Investors who snapped up the biggest supply of long-maturity bonds since March last month are being punished as interest rates climb on diminished concerns the U.S. will relapse into recession.
Corporate bonds due in 15 years or more have lost 3.15 percent since Aug. 31 while notes maturing in 1 to 10 years lost 0.67 percent, Bank of America Merrill Lynch index data show. In the three months ended in August, the longer-maturity bonds had gained 11 percent, more than double the 5 percent gain for shorter-dated securities, as record-low yields sent investors searching for higher-paying fixed-income securities.
The losses underscore the extra risk in the longest-maturity bonds if the economy recovers faster than investors expect, causing interest rates to jump and eroding the value of the debt. The duration of company bonds, a measure of the securities’ price sensitivity to yield changes, reached a record at the end of August, according to Bank of America Merrill Lynch’s U.S. Corporate Master index.
“Now is not the time to reach for yield by extending out on the yield curve,” said James Barnes, a fixed-income portfolio manager at Wyomissing, Pennsylvania National Penn Investors Trust Co. “If we grow very sluggishly, it still bodes well for interest rates going higher.”
Companies taking advantage of lower yields last month sold $14.4 billion of U.S. dollar-denominated debt maturing in more than 15 years, according to data compiled by Bloomberg. That’s the biggest sum since March, when $15.6 billion of the bonds were sold.
Rising Treasury Yields
The yield on the 10-year Treasury note has climbed 32 basis points, or 0.32 percentage point, this month to 2.79 percent as of Sept. 10. The yield had dropped to the lowest since January 2009 after the Federal Reserve said some policy makers saw greater risks to the economic recovery and that it would maintain holdings of securities to prevent money from being drained out of the financial system it helped prop up after the credit seizure two years ago.
Elsewhere in credit markets, the extra yield investors demand to hold corporate bonds rather than government securities fell to the lowest in a month. Hewlett-Packard Co. and Home Depot Inc. led $105.9 billion of bond sales worldwide last week, more than double the pace of the period ended Sept. 3. The cost of protecting corporate debt from default in the U.S. fell for a second week, benchmark indexes of credit-default swaps show. Leveraged loan prices rose to the highest since Aug. 11.
Spreads on company bonds narrowed 4 basis points for the week to 175 basis points, or 1.75 percentage points, the lowest since Aug. 10, according to Bank of America Merrill Lynch’s Global Broad Market Corporate index. Average yields climbed to 3.637 percent, compared with 3.595 percent on Sept. 3.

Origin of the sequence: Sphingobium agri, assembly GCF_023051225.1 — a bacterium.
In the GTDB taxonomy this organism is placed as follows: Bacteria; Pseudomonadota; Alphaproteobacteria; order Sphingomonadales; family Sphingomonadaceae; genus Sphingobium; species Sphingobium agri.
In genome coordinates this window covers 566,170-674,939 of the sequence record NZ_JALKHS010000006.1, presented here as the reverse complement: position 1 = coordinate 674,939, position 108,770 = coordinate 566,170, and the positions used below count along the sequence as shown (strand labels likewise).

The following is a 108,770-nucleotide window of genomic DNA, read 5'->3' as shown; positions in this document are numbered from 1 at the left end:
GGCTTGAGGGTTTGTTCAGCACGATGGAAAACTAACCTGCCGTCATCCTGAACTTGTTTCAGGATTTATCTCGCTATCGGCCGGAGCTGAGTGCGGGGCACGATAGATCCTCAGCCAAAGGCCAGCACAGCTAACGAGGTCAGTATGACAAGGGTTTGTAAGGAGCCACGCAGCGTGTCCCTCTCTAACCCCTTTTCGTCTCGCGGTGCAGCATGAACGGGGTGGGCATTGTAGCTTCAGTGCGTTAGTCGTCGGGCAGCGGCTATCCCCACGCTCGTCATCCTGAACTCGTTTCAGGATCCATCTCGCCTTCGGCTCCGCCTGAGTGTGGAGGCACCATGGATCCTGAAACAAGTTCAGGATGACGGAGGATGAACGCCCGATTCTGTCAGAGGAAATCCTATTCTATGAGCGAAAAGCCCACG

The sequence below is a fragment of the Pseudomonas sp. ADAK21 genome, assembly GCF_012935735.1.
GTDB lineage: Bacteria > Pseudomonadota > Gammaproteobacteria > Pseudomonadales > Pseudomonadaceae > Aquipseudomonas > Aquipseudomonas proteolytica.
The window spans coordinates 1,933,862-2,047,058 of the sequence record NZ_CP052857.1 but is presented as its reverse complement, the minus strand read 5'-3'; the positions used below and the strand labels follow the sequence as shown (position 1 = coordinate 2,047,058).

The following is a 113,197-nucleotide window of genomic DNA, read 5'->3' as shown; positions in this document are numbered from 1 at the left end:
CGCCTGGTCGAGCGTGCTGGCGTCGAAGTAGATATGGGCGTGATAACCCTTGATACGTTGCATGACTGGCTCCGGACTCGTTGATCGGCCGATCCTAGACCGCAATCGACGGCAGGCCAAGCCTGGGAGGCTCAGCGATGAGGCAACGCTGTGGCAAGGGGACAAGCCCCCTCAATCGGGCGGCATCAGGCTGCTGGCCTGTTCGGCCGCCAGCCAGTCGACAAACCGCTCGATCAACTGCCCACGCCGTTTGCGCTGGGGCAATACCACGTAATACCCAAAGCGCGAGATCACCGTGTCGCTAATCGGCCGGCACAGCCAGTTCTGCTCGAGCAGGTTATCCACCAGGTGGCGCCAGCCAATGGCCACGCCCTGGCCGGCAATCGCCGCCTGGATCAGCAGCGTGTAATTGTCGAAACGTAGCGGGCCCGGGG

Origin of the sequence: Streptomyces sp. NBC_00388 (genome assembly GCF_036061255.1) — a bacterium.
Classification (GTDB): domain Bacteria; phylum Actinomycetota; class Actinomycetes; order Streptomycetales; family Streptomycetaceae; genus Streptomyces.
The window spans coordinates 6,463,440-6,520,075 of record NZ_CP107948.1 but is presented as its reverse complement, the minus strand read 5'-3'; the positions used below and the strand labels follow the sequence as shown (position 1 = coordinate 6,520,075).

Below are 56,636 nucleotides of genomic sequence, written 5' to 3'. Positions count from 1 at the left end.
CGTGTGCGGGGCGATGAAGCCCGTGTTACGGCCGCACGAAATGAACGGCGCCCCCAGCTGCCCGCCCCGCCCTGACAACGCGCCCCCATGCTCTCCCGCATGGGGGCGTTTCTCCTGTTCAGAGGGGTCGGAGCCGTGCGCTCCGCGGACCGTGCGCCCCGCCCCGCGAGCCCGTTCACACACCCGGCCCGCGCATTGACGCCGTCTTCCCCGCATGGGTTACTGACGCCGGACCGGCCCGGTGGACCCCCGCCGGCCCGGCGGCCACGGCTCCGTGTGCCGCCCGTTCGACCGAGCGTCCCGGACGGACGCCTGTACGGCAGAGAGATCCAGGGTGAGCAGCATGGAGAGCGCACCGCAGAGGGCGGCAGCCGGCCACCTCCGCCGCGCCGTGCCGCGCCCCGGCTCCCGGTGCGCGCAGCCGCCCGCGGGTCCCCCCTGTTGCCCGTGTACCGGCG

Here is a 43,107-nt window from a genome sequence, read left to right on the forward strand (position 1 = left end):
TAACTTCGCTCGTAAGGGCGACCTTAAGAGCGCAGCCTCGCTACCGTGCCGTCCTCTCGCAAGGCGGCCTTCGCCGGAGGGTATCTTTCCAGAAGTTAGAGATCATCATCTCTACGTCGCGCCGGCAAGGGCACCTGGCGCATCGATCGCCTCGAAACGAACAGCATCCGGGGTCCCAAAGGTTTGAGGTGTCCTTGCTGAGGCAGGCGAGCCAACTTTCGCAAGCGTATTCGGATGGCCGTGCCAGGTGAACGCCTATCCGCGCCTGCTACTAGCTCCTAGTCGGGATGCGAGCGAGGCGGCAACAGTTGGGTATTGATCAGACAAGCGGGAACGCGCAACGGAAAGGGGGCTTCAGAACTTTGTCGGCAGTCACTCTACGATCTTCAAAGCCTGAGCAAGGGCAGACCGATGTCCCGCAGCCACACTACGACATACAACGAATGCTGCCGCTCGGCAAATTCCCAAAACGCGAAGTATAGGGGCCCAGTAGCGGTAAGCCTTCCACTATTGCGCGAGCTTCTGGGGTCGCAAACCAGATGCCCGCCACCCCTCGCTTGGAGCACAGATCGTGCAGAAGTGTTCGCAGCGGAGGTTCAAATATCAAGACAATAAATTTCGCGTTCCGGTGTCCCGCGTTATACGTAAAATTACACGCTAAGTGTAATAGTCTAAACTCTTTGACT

Hewlett-Packard, the world’s largest personal-computer maker, and Atlanta-based Home Depot led the surge of offerings as companies sought to take advantage of U.S. investment-grade borrowing costs near the lowest on record.
Palo Alto, California-based Hewlett-Packard’s $3 billion offering consisted of $800 million of 2-year floating-rate securities and $1.1 billion each of 3- and 5-year debt, Bloomberg data show. Home Depot, the largest-home improvement retailer, sold $1 billion of debt split evenly between 10- and 30-year maturities in its first offering since December 2006.
Yields as of the end of last week were at 3.958 percent, after reaching as low as 3.743 percent on Aug. 24, the lowest in the measure’s history dating to October 1986, according to the Bank of America Merrill Lynch U.S. Corporate Master index.
Credit Swaps Decline
The Markit CDX North America Investment Grade Index Series 14, which investors use to hedge against losses on corporate debt or to speculate on creditworthiness, fell 1 basis point last week to 102.92 basis points, the lowest since Aug. 9, according to prices from Markit Group Ltd. In London, the Markit iTraxx Europe Index of 125 companies with investment-grade ratings declined 0.03 basis point to 105.87, Markit prices show.
The indexes typically fall as investor confidence improves and rise as it deteriorates. Credit-default swaps pay the buyer face value if a borrower fails to meet its obligations, less the value of the defaulted debt. A basis point equals $1,000 annually on a contract protecting $10 million of debt.